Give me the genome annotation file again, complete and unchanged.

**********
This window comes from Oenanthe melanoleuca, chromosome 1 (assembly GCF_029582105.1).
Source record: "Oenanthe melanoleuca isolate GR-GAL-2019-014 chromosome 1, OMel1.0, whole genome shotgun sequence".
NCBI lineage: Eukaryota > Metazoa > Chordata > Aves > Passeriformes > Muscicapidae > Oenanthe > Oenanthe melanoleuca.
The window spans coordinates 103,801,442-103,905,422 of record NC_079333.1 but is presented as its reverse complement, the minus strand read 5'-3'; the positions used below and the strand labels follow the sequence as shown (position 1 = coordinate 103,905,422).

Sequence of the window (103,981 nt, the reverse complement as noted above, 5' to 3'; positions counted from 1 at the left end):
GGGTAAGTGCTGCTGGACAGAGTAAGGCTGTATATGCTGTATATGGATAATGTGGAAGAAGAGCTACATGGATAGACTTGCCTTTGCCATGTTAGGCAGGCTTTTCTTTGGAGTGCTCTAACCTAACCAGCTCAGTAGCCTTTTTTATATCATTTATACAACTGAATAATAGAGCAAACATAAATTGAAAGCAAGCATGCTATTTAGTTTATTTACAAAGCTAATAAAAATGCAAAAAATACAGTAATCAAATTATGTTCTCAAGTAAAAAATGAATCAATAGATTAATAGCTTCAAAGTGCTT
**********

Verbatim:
This window comes from Oenanthe melanoleuca, chromosome 1 (assembly GCF_029582105.1).
Source record: "Oenanthe melanoleuca isolate GR-GAL-2019-014 chromosome 1, OMel1.0, whole genome shotgun sequence".
NCBI lineage: Eukaryota > Metazoa > Chordata > Aves > Passeriformes > Muscicapidae > Oenanthe > Oenanthe melanoleuca.
The window spans coordinates 103,801,442-103,905,422 of record NC_079333.1 but is presented as its reverse complement, the minus strand read 5'-3'; the positions used below and the strand labels follow the sequence as shown (position 1 = coordinate 103,905,422).

Sequence of the window (103,981 nt, the reverse complement as noted above, 5' to 3'; positions counted from 1 at the left end):
GGGTAAGTGCTGCTGGACAGAGTAAGGCTGTATATGCTGTATATGGATAATGTGGAAGAAGAGCTACATGGATAGACTTGCCTTTGCCATGTTAGGCAGGCTTTTCTTTGGAGTGCTCTAACCTAACCAGCTCAGTAGCCTTTTTTATATCATTTATACAACTGAATAATAGAGCAAACATAAATTGAAAGCAAGCATGCTATTTAGTTTATTTACAAAGCTAATAAAAATGCAAAAAATACAGTAATCAAATTATGTTCTCAAGTAAAAAATGAATCAATAGATTAATAGCTTCAAAGTGCTT